Although the first evidence supporting the existence of the hemangioblast, a common precursor to hematopoietic and endothelial lineages, dates back to the first decades of the last century,1,2 the formal proof providing the molecular identity of the hemangioblast in adult life is still unsatisfactory. The reason for this probably resides in the difficulty to get an adequate model to study this cell.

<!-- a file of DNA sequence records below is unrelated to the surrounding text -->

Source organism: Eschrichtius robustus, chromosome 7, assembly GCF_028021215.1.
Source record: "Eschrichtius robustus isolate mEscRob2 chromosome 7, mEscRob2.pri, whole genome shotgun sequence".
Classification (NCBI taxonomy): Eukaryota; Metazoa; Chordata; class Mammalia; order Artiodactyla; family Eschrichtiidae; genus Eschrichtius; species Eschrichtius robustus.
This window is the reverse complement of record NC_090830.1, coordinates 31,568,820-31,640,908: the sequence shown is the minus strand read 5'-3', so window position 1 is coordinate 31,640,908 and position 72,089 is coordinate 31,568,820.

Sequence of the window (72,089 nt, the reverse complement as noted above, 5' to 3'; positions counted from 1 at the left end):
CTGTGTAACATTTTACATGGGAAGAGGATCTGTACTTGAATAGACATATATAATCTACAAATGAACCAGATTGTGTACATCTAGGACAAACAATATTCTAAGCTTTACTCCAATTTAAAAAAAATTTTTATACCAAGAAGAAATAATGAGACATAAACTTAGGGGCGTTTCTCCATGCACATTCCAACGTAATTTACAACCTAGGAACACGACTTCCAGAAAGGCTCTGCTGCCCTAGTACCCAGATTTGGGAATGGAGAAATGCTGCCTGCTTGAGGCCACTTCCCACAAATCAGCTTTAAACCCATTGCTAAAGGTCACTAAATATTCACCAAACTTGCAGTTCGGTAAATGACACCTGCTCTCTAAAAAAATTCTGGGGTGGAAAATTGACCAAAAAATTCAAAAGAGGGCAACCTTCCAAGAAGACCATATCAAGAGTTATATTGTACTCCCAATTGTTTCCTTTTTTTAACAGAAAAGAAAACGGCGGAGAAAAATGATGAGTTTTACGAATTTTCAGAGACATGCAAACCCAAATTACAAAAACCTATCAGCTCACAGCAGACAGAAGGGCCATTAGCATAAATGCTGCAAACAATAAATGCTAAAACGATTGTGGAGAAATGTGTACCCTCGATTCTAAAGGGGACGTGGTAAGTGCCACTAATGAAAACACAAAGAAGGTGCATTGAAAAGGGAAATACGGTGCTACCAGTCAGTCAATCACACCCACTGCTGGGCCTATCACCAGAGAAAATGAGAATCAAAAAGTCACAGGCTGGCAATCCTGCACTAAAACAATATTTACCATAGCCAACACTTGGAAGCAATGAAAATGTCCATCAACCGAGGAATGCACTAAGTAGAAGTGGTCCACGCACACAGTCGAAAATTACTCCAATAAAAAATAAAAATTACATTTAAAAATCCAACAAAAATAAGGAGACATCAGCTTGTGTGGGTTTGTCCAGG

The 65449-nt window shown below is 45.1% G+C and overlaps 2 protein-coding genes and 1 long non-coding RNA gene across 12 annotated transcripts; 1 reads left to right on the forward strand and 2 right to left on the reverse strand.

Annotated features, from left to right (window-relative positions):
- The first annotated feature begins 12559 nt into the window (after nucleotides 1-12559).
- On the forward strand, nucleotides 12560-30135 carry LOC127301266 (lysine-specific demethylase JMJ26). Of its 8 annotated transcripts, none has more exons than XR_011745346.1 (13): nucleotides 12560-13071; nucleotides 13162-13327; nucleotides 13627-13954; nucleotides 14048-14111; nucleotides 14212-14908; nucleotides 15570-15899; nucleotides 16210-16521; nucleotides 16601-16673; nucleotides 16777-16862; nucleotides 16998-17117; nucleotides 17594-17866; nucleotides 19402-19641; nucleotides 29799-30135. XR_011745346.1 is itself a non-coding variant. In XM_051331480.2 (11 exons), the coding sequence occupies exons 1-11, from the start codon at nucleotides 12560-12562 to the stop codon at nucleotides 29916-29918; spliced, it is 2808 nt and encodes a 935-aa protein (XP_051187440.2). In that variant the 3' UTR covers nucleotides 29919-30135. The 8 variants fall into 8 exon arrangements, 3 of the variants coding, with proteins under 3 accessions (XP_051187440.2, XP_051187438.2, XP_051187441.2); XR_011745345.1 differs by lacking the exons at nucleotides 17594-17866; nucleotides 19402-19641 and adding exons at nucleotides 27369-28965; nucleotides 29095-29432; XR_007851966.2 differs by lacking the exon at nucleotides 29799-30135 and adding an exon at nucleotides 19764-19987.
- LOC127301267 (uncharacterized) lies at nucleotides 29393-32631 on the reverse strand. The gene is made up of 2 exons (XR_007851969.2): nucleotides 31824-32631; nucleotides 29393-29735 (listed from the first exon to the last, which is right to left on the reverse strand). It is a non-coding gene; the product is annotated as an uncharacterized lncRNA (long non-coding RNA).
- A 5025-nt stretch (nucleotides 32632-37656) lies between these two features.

In this study we developed and optimized an in vitro model able to support the growth and differentiation of cells toward both hematopoietic and endothelial lineages. To this aim, we modified a LTC-culture system that we had previously developed to study hematopietic precursors.14,15,17 In accordance with recent studies,35 to increase cell expansion, we added SDF to the LTC culture system. We also added IL-16 that we had previously demonstrated to stimulate the expansion of CD34+ hematopoietic stem cells.16,17 Indeed, in preliminary experiments we observed that the addition of SDF-1 and IL-16 to the cytokine cocktail of the LTC system significantly improved cell proliferation (data not shown). Finally, we added VEGF to support the growth and differentiation toward endothelial in addition to hematopoietic lineage.36,37 Using this system, we demonstrated that not only CD34−Lin−CD45+ but also CD34−Lin−CD45− cells proliferated and differentiated into hematopoietic cells, giving rise to both myeloid and lymphoid NK cells. Note that CD34−Lin−CD45− cells lacked colony-forming ability immediately after sorting, denoting a stem cell like rather than hematopoietic progenitor-like behavior of these cells.38,39 Similarly, freshly purified CD34−Lin−CD45− cells failed to give rise to late-EPC colonies when cultured in the endothelial-specific medium, but, unlike CD34−Lin−CD45+ cells, they survived for ≤ 5 weeks, possibly denoting a stem rather than endothelial progenitor-like behavior. The long-term survival in endothelial-promoting conditions was specific, because the same cells died shortly after culture in mesenchymal-promoting conditions. Accordingly, on LTC-HE conditions CD34−Lin−CD45− cells gave rise not only to hematopoietic progenitors but also to cells with an immunophenotype compatible with endothelial lineage. The observation that CD34+KDR+ cells can give rise to hematoendothelial colonies under different experimental conditions3 suggests that there could be redundancy in human hemangioblast populations postnatally. Alternatively, the CD34−Lin−CD45−CD133− cell population and the CD34+KDR+ cells may represent different stages of differentiation of the same precursor.